Laundry is boring, isn't it? If laundry is banality incarnate, it stands to reason that laundry rooms are also boring. And if laundry rooms are boring, what could provoke more ennui than a blog post about them?

No one's more aware than us, take our word for it. And yet, we think this post will be worth your time.

Laundry rooms do not need to be boring! It's only due to impoverished imagination and the manacles of tradition that they so often are. 

People are always putting their laundry machines in the basement, the garage, and places like that. Why? For Pete's sake, isn't doing laundry bad enough without dragging yourself off into some dank, dim dungeon to do it?

With a little planning and thought, and a gentle touch of luxury, the laundry room can be—dare we say it?—a pleasant place to visit.

As interior designer Elaine Griffin says in the Harper's Bazaar article "12 Spots in Your Home You Are Totally Forgetting to Decorate," "There is no denying that doing the laundry is one of the most thankless tasks in the universe, which is all the more reason to add a little decorative ambiance. Think beyond basic white machines, add pretty accessories and art, styled floating shelves with all the supplies, prettier lighting or a beautiful patterned floor." 

Matching baskets on open shelving and attractive cabinets with hammered wire in the panes make this laundry room organized and beautiful.

Laundry rooms are rarely spacious rooms. A flush mount or semi-flush mount is the common choice for this reason. They can still add quite a bit of beauty, based on what materials are chosen. However, depending on the height of the ceiling, a pendant might also work.  A mini-pendant, such as Colebrook or Heirloom or Masonville or Rousseau, could be hung low over a fixed spot for the ironing board, adding illumination and a little beauty to the chore. A wall sconce can also be mounted to shine down on the ironing board where it hangs on the wall, ready to be taken down, making the laundry room feel like your Batcave. 

Given this lack of space, laundry rooms do best when each need is considered and plotted for in advance. This way, each cleaning product, each basket for a specific purpose, each load  of laundry, and each laundering tool has its right place. One of laundry's most nefarious aspects is the way it so quickly makes life feel chaotic and unmanageable. Cabinets above can hold cleaning products, lint rollers, dryer filters, sheet softeners, dryer sheets, and other related tools for the job.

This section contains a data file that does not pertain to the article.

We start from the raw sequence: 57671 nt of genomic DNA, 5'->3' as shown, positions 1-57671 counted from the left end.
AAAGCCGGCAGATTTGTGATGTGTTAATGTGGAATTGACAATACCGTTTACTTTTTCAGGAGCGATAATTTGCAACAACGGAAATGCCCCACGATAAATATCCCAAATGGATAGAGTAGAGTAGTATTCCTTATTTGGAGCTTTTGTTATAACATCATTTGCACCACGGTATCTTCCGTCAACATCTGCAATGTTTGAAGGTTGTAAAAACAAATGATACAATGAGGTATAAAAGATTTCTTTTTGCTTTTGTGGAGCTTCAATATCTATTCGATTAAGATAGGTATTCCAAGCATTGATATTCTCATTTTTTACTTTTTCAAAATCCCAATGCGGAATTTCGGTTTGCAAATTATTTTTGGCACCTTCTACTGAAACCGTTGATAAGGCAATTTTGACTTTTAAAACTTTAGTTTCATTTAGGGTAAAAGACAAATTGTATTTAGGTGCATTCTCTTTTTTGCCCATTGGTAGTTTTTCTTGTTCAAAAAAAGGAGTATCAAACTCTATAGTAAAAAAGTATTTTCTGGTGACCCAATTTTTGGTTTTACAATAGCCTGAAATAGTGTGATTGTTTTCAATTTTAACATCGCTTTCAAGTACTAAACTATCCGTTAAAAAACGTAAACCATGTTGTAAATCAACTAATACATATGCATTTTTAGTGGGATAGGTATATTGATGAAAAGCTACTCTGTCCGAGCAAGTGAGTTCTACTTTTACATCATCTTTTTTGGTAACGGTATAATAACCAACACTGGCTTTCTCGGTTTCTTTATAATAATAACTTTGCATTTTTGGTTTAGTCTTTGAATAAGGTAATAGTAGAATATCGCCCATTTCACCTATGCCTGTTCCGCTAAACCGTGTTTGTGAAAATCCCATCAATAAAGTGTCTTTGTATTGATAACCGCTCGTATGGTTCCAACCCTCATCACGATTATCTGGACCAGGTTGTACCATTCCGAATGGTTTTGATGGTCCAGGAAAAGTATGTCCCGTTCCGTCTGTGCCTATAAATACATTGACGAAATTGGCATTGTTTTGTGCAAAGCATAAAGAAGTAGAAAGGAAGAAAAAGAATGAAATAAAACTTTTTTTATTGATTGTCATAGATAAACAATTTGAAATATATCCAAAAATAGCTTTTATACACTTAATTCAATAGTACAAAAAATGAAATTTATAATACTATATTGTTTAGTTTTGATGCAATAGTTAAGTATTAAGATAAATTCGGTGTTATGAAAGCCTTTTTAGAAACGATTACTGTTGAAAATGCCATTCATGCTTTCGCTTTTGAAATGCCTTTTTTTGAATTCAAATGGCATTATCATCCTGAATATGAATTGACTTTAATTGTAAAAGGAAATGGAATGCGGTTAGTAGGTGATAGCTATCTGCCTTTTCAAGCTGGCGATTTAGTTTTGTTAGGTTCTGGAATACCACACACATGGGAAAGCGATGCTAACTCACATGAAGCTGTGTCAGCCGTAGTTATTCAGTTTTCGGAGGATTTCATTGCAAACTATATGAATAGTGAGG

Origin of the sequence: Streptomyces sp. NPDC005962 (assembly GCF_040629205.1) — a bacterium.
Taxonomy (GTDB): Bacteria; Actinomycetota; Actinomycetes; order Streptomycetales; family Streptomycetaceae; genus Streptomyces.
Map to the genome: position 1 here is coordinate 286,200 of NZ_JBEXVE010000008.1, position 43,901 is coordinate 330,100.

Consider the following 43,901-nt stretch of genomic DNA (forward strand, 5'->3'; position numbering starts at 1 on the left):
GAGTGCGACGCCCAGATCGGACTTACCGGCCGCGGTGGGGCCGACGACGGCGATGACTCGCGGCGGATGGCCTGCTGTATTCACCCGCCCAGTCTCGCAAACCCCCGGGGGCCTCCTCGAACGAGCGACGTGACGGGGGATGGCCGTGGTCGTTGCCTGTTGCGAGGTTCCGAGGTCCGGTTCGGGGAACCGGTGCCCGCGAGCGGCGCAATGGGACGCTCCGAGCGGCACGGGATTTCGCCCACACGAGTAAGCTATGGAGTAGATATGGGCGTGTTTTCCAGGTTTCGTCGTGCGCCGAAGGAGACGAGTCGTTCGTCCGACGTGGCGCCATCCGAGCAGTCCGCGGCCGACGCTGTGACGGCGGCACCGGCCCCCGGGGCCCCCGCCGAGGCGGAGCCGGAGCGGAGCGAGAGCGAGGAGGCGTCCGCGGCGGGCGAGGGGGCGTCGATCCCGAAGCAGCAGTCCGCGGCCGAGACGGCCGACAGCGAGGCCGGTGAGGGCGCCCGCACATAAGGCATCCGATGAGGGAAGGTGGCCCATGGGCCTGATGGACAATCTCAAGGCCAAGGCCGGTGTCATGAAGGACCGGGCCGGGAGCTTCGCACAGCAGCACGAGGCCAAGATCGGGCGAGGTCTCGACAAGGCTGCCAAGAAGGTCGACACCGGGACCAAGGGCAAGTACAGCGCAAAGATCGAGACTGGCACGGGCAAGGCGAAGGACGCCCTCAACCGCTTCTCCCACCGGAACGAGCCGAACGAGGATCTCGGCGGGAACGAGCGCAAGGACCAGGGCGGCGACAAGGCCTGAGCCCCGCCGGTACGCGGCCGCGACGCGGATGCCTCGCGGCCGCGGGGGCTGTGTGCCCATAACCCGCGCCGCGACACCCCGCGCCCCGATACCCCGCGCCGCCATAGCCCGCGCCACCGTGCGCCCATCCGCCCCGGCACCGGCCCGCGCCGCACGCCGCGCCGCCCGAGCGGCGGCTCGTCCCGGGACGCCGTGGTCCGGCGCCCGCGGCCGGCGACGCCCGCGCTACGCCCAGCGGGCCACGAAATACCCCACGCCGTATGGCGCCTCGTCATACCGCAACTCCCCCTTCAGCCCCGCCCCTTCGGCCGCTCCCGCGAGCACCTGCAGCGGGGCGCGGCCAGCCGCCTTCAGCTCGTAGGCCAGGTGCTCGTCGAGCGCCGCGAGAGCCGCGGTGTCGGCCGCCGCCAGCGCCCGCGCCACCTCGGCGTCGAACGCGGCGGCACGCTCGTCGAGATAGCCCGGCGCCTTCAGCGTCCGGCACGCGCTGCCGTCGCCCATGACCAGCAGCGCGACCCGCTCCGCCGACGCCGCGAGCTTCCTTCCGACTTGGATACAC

Like any room, laundry rooms benefit from three layers of light: ambient, task, and accent. Since you probably won’t be spending too much time here, you may need just two: ambient (the top layer) and task (to focus on what you’re doing). It's also worthwhile to bear in mind the science we covered a few posts ago. To get the most accurate sense of the colors of the clothes you are working with, you will want bulbs with a high CRI  (Color Rendering Index) score, 80 to 100. Recent LED light sources or traditional incandescent bulbs will work best.

With the need to spot-clean or pre-treat things, and with many fine garments requiring hand-washing and drying, some counter-space and a deep sink are ideal. Above the counters, under-cabinet, LED tape-light provides task light when using them and accent light at night. Over the sink, a pendant or sconce shines down vital task light while making the space feel luxurious. 

This beautiful sink and backsplash show how it's done. With hexagonal brick floors and luxurious materials, this would be a dream to do laundry in. 

Pinterest is teeming with space-saver ideas, naturally, as well as current ideas to make it fresh. The sliding barn door thing, for one.

Here, Garrison Hullinger had a bespoke barn door made for his clients in the Adeline house, screening off the laundry area and providing it with a sense of enclosure. Natural light is ample during the day; Hullinger specified a Haverhill pendant of ours for the space to ensure there's always enough light. Its Machine Age factory evocation is well-suited to the laundry space, especially with the white subway tiles, deep farmhouse sink, and industrial rolling laundry basket.

A laundry room can be a place to show a little whimsy, go out on a limb. It’s not a high-stakes room, as it’s small and guests will rarely, if ever, enter it.

LA-based Art Director, Designer, and Content Creator Sarah Sherman Samuel wrought an amazing transformation on her laundry room, turning what had been a dull lifeless little white room off the kitchen into a dreamy corner with luxurious wallpaper. Just like adding a crystal-bedecked pendant or a marble backsplash can add some glamour and drama to an otherwise drab spot, committing to a cool wallpaper is another thing that will make you look forward to changing loads. Click on any of the pictures below to get her full story on it.


Thank you for reading our laundry post. We borrowed its title from Jack Kornfield, who named one of his books about meditation After the Ecstasy, the Laundry. It's a wonderful title because it points to a universal truth about life's cyclical up and downs. Whatever highs we experience, time moves on and we're back to one of its trying mundanities. While that could be waiting on line at the supermarlet, a song we hate playing and the gossip rags dragging our favorite celebrities through the mud, or a brutal rush hour, laundry seems to sum it up best. How do we possibly take what we gained or felt during those peak moments into the grinding banality of the endless cycle of laundry? We don't know. All we're saying is make it easy on yourself by making your laundry space more beautiful, more glamorous, more like you! 


*Featured Image from The Life Nostalgic